The effect of author credentials upon preadolescents' acceptance of nutrition education materials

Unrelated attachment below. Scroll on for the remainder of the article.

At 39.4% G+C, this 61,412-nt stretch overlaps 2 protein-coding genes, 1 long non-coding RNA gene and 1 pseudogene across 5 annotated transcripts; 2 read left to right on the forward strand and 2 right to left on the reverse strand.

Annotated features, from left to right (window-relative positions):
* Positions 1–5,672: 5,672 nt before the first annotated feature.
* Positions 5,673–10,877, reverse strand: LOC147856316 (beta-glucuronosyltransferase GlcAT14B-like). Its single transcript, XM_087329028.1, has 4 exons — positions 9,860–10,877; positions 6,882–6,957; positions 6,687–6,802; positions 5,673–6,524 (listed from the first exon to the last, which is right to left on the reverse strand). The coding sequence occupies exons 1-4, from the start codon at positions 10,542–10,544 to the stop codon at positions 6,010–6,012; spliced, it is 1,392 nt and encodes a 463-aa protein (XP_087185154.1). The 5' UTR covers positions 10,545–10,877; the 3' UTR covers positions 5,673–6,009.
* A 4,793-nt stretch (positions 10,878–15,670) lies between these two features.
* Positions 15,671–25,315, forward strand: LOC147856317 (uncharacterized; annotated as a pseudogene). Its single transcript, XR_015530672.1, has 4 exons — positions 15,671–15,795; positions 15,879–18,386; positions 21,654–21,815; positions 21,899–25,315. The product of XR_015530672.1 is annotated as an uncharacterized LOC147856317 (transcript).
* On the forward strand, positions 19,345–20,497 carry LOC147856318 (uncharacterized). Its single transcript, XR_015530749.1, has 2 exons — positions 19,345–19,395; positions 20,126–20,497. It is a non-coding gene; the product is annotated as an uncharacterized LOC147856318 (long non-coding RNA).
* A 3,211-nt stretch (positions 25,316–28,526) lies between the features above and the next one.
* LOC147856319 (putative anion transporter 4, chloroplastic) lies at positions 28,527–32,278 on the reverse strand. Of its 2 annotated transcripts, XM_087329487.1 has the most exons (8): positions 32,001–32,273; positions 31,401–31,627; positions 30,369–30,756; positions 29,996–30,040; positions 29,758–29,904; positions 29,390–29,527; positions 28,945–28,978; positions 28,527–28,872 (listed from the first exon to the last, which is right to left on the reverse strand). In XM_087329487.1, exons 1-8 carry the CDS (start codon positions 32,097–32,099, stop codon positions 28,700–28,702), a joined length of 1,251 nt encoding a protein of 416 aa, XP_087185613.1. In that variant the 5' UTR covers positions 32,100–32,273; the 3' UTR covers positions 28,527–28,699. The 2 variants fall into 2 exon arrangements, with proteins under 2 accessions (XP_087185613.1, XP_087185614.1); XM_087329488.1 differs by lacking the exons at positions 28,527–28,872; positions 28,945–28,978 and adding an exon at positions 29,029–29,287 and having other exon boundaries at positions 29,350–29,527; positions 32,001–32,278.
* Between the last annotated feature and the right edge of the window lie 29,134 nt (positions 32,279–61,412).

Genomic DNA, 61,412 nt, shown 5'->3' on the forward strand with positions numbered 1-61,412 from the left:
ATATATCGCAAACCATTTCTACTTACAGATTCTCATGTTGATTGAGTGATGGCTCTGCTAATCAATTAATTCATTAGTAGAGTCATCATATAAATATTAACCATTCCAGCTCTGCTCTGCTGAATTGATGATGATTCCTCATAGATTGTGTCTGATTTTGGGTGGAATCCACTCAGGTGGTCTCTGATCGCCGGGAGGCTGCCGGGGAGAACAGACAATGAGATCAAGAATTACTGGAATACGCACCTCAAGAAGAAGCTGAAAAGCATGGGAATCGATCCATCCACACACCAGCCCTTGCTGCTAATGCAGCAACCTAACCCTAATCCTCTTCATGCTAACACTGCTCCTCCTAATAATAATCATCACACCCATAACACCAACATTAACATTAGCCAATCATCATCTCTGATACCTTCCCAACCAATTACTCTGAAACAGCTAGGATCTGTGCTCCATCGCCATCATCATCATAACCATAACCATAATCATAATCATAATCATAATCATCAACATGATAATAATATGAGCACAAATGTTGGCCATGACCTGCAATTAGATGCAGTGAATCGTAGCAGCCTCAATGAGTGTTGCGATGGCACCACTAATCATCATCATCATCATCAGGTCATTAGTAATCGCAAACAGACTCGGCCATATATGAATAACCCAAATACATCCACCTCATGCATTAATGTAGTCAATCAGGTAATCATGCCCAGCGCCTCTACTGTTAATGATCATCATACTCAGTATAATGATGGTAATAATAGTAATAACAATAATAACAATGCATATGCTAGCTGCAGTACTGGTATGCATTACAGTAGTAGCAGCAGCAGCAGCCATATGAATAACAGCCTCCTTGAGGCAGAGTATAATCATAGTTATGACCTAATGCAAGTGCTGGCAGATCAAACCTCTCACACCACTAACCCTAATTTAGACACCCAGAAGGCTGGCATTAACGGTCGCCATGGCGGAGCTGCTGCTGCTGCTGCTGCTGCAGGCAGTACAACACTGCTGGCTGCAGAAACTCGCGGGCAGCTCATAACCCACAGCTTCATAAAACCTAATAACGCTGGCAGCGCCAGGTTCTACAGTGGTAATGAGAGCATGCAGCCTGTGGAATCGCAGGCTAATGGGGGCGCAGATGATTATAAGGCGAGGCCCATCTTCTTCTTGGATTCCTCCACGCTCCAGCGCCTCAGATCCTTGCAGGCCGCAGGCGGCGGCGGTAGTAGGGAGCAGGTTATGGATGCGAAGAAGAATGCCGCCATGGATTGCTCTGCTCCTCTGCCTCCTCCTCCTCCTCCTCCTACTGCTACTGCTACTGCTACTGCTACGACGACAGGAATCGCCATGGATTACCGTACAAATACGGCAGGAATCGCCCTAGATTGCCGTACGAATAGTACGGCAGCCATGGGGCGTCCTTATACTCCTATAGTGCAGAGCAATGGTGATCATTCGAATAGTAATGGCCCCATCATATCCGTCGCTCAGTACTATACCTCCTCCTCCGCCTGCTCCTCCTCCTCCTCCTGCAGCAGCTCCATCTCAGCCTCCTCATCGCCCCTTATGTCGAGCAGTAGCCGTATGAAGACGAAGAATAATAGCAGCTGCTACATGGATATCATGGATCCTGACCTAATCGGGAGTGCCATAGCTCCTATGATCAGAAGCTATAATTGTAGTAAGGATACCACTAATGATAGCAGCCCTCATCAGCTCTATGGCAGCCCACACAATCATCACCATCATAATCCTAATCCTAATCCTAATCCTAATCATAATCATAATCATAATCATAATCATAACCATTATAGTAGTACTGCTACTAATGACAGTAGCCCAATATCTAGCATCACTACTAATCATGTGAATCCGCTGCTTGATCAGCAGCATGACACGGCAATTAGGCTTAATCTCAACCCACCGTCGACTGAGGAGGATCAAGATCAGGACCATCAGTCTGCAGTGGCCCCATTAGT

Studies have focused on the food intake of adolescents and their sources of nutrient information. Little research has been completed with regard to factors affecting the preadolescent's acceptance of nutrition education materials. The purpose of this study was to determine whether preadolescents were influenced by source credibility when evaluating printed nutrition materials. One hundred forty-two preadolescents participated in the study. The sample included 84 males and 58 females. All were seventh-grade junior high school students from a midwestern state. Three nutrition pamphlets were developed for testing, one comparison and two experimental-. The experimental pamphlets varied only in the stated credentials of the authors, Scientific Authority and Successful Athlete. All subjects read the comparison pamphlet and one experimental pamphlet in a controlled environment. The order of presentation of the pamphlets was balanced. After reading each pamphlet, subjects responded to an evaluative questionnaire using a Likert-type scale. Data treatment included ANOVA and Pearson product-moment correlation coefficient. Using the differences between the questionnaire scores on the experimental pamphlet and the comparison pamphlet as the dependent variable, no effect of treatment, order, sex, or interaction between these variables was found. The major factor influencing the scores seemed to be an individualized response to the process, reflected in the high association of comparison and experimental scores.